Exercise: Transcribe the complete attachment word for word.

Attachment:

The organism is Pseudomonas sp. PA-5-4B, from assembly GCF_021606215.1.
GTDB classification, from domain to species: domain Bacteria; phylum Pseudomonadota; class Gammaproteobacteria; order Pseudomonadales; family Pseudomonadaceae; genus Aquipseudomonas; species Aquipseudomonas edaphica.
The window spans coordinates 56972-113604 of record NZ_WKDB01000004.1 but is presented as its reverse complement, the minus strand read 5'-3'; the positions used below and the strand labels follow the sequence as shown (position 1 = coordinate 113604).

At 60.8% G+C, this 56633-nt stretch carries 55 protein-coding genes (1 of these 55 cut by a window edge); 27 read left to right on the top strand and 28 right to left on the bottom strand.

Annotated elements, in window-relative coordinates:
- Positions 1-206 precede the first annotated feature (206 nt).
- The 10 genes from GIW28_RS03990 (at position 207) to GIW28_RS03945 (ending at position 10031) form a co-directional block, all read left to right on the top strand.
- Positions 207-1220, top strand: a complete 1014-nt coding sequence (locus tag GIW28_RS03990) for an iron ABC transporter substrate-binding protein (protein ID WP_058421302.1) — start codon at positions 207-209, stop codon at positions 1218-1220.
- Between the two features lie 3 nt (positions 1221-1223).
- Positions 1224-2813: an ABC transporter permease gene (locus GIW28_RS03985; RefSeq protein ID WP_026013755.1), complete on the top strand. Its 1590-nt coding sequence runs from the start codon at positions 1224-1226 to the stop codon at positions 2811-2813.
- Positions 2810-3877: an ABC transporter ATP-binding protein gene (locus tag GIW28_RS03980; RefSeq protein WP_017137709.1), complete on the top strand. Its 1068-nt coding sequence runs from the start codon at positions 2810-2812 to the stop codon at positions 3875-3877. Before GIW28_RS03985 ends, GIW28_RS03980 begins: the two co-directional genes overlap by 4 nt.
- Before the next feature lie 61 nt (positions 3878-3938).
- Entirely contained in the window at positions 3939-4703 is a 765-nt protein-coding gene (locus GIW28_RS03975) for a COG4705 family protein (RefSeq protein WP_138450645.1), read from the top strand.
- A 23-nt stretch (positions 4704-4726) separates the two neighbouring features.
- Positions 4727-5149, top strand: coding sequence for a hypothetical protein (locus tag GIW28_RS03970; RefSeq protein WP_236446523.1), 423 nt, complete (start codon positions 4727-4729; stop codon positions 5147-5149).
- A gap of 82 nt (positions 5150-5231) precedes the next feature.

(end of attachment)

The organism is Pseudomonas sp. PA-5-4B, from assembly GCF_021606215.1.
GTDB classification, from domain to species: domain Bacteria; phylum Pseudomonadota; class Gammaproteobacteria; order Pseudomonadales; family Pseudomonadaceae; genus Aquipseudomonas; species Aquipseudomonas edaphica.
The window spans coordinates 56972-113604 of record NZ_WKDB01000004.1 but is presented as its reverse complement, the minus strand read 5'-3'; the positions used below and the strand labels follow the sequence as shown (position 1 = coordinate 113604).

At 60.8% G+C, this 56633-nt stretch carries 55 protein-coding genes (1 of these 55 cut by a window edge); 27 read left to right on the top strand and 28 right to left on the bottom strand.

Annotated elements, in window-relative coordinates:
- Positions 1-206 precede the first annotated feature (206 nt).
- The 10 genes from GIW28_RS03990 (at position 207) to GIW28_RS03945 (ending at position 10031) form a co-directional block, all read left to right on the top strand.
- Positions 207-1220, top strand: a complete 1014-nt coding sequence (locus tag GIW28_RS03990) for an iron ABC transporter substrate-binding protein (protein ID WP_058421302.1) — start codon at positions 207-209, stop codon at positions 1218-1220.
- Between the two features lie 3 nt (positions 1221-1223).
- Positions 1224-2813: an ABC transporter permease gene (locus GIW28_RS03985; RefSeq protein ID WP_026013755.1), complete on the top strand. Its 1590-nt coding sequence runs from the start codon at positions 1224-1226 to the stop codon at positions 2811-2813.
- Positions 2810-3877: an ABC transporter ATP-binding protein gene (locus tag GIW28_RS03980; RefSeq protein WP_017137709.1), complete on the top strand. Its 1068-nt coding sequence runs from the start codon at positions 2810-2812 to the stop codon at positions 3875-3877. Before GIW28_RS03985 ends, GIW28_RS03980 begins: the two co-directional genes overlap by 4 nt.
- Before the next feature lie 61 nt (positions 3878-3938).
- Entirely contained in the window at positions 3939-4703 is a 765-nt protein-coding gene (locus GIW28_RS03975) for a COG4705 family protein (RefSeq protein WP_138450645.1), read from the top strand.
- A 23-nt stretch (positions 4704-4726) separates the two neighbouring features.
- Positions 4727-5149, top strand: coding sequence for a hypothetical protein (locus tag GIW28_RS03970; RefSeq protein WP_236446523.1), 423 nt, complete (start codon positions 4727-4729; stop codon positions 5147-5149).
- A gap of 82 nt (positions 5150-5231) precedes the next feature.